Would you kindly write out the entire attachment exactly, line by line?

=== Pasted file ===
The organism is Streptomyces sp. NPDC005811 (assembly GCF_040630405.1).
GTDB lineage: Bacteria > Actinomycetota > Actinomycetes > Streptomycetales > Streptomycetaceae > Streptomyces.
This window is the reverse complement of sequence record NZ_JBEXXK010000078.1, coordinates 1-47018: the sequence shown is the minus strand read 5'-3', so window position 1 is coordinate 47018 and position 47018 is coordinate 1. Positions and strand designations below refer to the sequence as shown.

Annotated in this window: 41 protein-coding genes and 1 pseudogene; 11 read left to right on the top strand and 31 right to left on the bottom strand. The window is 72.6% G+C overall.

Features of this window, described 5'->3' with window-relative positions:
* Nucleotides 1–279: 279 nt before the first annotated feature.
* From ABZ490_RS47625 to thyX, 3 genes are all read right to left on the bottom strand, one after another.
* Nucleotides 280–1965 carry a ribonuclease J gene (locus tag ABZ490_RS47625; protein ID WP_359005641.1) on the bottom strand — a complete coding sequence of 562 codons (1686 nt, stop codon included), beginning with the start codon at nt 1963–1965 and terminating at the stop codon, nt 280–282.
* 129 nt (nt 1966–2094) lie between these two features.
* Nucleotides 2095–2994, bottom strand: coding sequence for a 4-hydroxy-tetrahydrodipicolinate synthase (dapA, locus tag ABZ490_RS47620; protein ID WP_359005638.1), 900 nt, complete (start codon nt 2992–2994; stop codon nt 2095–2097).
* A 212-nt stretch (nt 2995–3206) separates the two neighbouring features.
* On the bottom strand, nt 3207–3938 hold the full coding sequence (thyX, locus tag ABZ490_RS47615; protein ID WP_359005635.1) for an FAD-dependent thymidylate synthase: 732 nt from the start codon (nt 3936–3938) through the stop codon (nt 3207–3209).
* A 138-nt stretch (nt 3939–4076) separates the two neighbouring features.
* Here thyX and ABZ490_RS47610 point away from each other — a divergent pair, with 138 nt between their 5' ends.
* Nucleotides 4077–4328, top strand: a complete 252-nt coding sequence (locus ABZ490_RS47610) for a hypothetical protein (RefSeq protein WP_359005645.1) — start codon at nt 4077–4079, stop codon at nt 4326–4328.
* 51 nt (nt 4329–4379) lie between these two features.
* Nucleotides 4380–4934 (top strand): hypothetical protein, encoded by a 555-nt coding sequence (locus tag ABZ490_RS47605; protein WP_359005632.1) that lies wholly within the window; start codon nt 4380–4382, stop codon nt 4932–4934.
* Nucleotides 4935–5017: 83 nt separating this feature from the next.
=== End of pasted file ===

The organism is Streptomyces sp. NPDC005811 (assembly GCF_040630405.1).
GTDB lineage: Bacteria > Actinomycetota > Actinomycetes > Streptomycetales > Streptomycetaceae > Streptomyces.
This window is the reverse complement of sequence record NZ_JBEXXK010000078.1, coordinates 1-47018: the sequence shown is the minus strand read 5'-3', so window position 1 is coordinate 47018 and position 47018 is coordinate 1. Positions and strand designations below refer to the sequence as shown.

Annotated in this window: 41 protein-coding genes and 1 pseudogene; 11 read left to right on the top strand and 31 right to left on the bottom strand. The window is 72.6% G+C overall.

Features of this window, described 5'->3' with window-relative positions:
* Nucleotides 1–279: 279 nt before the first annotated feature.
* From ABZ490_RS47625 to thyX, 3 genes are all read right to left on the bottom strand, one after another.
* Nucleotides 280–1965 carry a ribonuclease J gene (locus tag ABZ490_RS47625; protein ID WP_359005641.1) on the bottom strand — a complete coding sequence of 562 codons (1686 nt, stop codon included), beginning with the start codon at nt 1963–1965 and terminating at the stop codon, nt 280–282.
* 129 nt (nt 1966–2094) lie between these two features.
* Nucleotides 2095–2994, bottom strand: coding sequence for a 4-hydroxy-tetrahydrodipicolinate synthase (dapA, locus tag ABZ490_RS47620; protein ID WP_359005638.1), 900 nt, complete (start codon nt 2992–2994; stop codon nt 2095–2097).
* A 212-nt stretch (nt 2995–3206) separates the two neighbouring features.
* On the bottom strand, nt 3207–3938 hold the full coding sequence (thyX, locus tag ABZ490_RS47615; protein ID WP_359005635.1) for an FAD-dependent thymidylate synthase: 732 nt from the start codon (nt 3936–3938) through the stop codon (nt 3207–3209).
* A 138-nt stretch (nt 3939–4076) separates the two neighbouring features.
* Here thyX and ABZ490_RS47610 point away from each other — a divergent pair, with 138 nt between their 5' ends.
* Nucleotides 4077–4328, top strand: a complete 252-nt coding sequence (locus ABZ490_RS47610) for a hypothetical protein (RefSeq protein WP_359005645.1) — start codon at nt 4077–4079, stop codon at nt 4326–4328.
* 51 nt (nt 4329–4379) lie between these two features.
* Nucleotides 4380–4934 (top strand): hypothetical protein, encoded by a 555-nt coding sequence (locus tag ABZ490_RS47605; protein WP_359005632.1) that lies wholly within the window; start codon nt 4380–4382, stop codon nt 4932–4934.
* Nucleotides 4935–5017: 83 nt separating this feature from the next.